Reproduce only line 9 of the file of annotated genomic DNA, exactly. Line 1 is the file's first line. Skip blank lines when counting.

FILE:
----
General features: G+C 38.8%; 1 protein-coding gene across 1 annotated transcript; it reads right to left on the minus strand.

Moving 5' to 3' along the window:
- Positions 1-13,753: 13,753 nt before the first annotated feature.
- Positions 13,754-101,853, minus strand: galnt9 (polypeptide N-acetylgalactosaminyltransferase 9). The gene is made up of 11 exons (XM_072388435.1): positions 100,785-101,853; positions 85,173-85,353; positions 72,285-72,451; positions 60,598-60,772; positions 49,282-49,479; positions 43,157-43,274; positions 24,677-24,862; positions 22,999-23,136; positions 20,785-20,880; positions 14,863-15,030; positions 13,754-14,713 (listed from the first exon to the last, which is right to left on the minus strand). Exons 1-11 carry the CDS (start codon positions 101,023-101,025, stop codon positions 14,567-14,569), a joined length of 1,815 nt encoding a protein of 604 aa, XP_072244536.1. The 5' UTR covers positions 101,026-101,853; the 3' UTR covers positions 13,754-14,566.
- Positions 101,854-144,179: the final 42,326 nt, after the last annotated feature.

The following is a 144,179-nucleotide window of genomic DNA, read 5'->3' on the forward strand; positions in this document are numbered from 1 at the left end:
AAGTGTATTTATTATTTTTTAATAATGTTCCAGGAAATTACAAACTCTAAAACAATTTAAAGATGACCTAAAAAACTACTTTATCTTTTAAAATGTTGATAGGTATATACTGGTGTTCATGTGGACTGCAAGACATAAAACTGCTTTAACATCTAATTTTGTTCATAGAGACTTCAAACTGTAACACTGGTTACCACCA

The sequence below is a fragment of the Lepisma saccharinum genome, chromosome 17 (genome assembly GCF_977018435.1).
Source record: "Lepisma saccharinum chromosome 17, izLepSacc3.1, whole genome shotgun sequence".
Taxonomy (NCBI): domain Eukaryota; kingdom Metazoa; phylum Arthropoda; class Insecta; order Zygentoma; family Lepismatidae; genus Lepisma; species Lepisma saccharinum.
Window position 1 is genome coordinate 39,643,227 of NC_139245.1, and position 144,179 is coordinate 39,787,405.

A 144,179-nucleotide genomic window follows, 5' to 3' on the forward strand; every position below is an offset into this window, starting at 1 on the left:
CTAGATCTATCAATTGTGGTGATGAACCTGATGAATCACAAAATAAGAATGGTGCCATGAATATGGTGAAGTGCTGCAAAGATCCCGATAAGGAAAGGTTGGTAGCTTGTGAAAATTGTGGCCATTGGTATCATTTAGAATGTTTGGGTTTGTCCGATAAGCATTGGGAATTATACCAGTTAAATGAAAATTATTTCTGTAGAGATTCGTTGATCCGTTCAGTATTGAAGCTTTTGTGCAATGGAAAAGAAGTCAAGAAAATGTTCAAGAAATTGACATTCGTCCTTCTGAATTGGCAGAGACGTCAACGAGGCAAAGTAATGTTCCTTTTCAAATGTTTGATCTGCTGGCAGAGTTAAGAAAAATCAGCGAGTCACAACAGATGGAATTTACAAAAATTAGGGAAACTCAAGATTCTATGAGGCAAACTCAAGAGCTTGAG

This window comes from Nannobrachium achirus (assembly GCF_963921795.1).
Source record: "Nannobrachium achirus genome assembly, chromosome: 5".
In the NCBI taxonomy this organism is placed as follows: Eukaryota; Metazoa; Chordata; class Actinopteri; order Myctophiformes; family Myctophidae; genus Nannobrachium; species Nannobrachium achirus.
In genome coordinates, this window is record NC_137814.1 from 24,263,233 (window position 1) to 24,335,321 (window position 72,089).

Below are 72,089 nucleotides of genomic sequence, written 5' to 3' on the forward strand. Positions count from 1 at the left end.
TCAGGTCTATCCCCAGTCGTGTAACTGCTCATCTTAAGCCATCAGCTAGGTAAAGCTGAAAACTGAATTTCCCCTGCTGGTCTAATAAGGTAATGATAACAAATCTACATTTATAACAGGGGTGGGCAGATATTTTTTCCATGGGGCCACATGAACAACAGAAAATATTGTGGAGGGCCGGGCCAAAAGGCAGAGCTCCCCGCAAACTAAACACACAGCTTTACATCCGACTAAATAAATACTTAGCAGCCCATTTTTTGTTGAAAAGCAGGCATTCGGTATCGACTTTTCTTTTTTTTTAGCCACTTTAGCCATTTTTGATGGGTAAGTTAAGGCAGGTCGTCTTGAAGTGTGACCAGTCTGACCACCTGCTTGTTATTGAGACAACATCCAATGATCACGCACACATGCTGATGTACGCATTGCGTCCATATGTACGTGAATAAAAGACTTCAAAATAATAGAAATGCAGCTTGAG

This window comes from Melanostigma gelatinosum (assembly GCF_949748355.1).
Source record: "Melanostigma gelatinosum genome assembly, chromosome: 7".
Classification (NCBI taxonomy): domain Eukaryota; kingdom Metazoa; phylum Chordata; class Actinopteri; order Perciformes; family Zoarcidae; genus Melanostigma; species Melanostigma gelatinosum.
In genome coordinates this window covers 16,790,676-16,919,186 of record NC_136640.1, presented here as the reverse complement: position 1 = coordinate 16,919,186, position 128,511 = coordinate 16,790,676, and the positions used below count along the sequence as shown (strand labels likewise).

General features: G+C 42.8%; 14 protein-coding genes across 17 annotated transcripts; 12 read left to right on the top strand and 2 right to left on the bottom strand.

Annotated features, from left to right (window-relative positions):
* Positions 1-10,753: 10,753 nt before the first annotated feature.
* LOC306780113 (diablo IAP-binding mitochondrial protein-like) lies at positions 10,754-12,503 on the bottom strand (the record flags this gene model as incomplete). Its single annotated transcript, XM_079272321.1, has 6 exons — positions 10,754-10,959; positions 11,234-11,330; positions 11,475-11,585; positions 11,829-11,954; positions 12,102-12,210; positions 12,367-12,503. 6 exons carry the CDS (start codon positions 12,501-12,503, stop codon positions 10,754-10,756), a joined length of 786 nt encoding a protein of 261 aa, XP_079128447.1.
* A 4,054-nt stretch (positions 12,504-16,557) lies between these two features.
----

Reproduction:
Source record: "Lepisma saccharinum chromosome 17, izLepSacc3.1, whole genome shotgun sequence".